I usually have the turkey burger patties ready to go and start them about the same time that I put the sweet potato fries in the oven. I cook the turkey burgers in a pan on the stovetop at a medium-low heat for a longer time so that they cook all the way through. Unlike a beef burger, pink in the middle is not desirable for poultry. In fact, I took a long break from this recipe because I made it once when the DH and I were dating and he bit into a raw-in-the-middle turkey burger and banned it from the repertoire for about a year. True story.

This recipe for Basil Turkey Burgers is from a Light and Luscious cookbook that I bought ten years ago for $3.95 from the clearance rack at the bookstore. It is light and luscious, indeed, at about 255 calories per burger (bun included!).

Combine 12 oz of ground turkey, 2 tbsp finely chopped onion, 1 tbsp dry bread crumbs, 1 tsbp snipped fresh basil or 1 tsp dried basil, 1/8 tsp salt, and 1/8 tsp pepper. Can you guess what I'm going to say here? I usually add more basil and some fresh cracked pepper to make it more flavorful. Then, form four burgers from the meat. To be quite honest, I usually use more than 12 oz of ground turkey because my preferred brand (Jennie-O) just doesn't come in a 12 oz package. It all works out pretty well, even with a little more turkey per burger.

Can you guess who gets the burger with the slice of cheese (and another 90 calories)? That's right, it's me! The DH gets the extra charred one. It isn't that I am a negligent cook, my husband likes things burned. He's a freak, but I love him, and I hope you love this delicious burger and fry combo. Remember that the real secret to enjoying a turkey burger is that knowing it will NOT taste like a regular hamburger. It is its own entity and must be appreciated as such.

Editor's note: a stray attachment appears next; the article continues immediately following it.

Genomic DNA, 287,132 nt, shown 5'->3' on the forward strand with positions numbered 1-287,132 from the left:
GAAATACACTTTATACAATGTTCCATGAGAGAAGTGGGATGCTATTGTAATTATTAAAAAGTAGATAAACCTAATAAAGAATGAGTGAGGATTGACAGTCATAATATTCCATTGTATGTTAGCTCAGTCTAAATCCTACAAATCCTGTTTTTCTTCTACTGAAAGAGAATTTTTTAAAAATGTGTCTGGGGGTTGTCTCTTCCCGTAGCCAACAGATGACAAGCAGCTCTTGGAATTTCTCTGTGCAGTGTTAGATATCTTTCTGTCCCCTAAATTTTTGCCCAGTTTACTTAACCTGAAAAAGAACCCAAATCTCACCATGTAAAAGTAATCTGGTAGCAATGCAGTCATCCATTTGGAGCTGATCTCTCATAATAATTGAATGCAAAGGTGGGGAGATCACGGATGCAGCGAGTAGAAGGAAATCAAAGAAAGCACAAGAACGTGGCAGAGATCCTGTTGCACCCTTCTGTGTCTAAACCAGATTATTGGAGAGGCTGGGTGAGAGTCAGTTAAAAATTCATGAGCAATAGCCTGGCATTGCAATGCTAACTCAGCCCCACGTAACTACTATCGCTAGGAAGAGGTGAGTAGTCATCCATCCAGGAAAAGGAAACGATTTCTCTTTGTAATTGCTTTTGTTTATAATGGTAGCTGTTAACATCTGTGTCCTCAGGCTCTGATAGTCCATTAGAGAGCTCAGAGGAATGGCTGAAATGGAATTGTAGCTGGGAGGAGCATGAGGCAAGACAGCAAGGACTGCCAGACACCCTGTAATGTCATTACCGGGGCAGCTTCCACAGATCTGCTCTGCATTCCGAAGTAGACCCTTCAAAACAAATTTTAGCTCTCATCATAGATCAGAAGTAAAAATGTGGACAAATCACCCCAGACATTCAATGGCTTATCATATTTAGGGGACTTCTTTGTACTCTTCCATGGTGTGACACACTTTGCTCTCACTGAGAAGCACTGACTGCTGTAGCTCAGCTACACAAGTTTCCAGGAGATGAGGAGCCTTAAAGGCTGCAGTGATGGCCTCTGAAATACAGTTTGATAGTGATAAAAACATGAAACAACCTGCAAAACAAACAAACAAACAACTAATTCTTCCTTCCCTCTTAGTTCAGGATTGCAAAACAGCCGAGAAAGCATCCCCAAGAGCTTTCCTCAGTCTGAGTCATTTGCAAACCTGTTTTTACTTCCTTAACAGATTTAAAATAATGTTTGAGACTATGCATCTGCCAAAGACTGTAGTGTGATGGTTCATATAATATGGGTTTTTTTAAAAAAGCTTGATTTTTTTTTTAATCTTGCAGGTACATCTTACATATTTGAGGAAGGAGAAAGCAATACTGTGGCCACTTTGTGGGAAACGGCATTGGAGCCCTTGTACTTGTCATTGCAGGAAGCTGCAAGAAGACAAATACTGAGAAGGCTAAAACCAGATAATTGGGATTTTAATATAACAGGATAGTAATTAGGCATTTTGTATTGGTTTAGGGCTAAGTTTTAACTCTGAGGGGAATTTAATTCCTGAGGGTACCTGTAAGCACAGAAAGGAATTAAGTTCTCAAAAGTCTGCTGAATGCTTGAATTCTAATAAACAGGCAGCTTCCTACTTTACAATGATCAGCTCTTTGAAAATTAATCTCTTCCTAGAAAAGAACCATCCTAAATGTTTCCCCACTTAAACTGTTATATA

Next up: Asparagus and Mushroom Frittata

Wednesday, June 24, 2009

Skinny Stuffed Shells or Spiced Stuff Challenge?

If you ever watched Rocky and Bullwinkle, then you understand the voice in which you were intended to read today's blog title. If not, then your cartoon education is in need of some serious intervention.
I decided to wait and make the Stuffed Shells on a day when I knew we would be visiting some friends who had a baby recently so that I could take them some dinner. That turned out to be a very good decision indeed because this recipe makes A LOT.
This is the first time I have made this recipe and I followed the Cook Yourself Thin ladies pretty closely. Fair warning - this took me about two hours total to prepare and cook. That is way over my usual allotted time to make a meal, but what else is one to do on summer vacation?

First, cook a 12 oz box of large pasta shells. Reduce the cooking time by at least five minutes because you are going to bake them later and you don't want them to be like bricks. Lay them out on wax paper to cool while you make the sauce and stuffing.

For the sauce, pulse 42 ounces of peeled plum tomatoes in juice in a food processor. Saute 3/4 c. chopped red onion and 4 thinly sliced cloves of garlic in a pan, then add the tomatoes and juice, 2 sprigs of fresh basil, and a little salt and pepper. Bring it to a boil and let it simmer for about 20 minutes until it thickens. By the way, guess who added another clove or two of garlic? Love the stuff!
For the stuffing, you'll need to chop 2 medium zucchini, 2 scallions, and 1 slice of ham. Here's a view of the chopping block:

For the stuffing, you are going to saute 1 lb of fresh baby spinach with a 1/2 tsp. of salt until the spinach is wilted. I transferred the spinach to a colander to squeeze out as much excess water as possible. Don't skip that step or you'll have soupy stuffing. In the same skillet, saute the zucchini until it is pretty and brownish, then toss the scallions in for a minute or so. Add all that to the spinach in a medium bowl along with the ham, 2 c. of part-skim ricotta, 2tbsp. chopped parsley, 1/2 c. of shredded reduced-fat, part-skim mozzarella, and pepper. Now here's a little magic: grate some fresh nutmeg in the mixture. Fresh nutmeg is $16.99 a pound, but you only need one nut, so it will cost you about 12 cents.

I wish I would have modified the recipe at this point. In the end result, the ricotta in the stuffing took over the flavor. If I make this one again, I will add some fresh black pepper, oregano, italian seasong.... something!
Spread a thin layer of sauce on the bottom of a 9x13 baking dish. Stuff each shell and line the dish like so: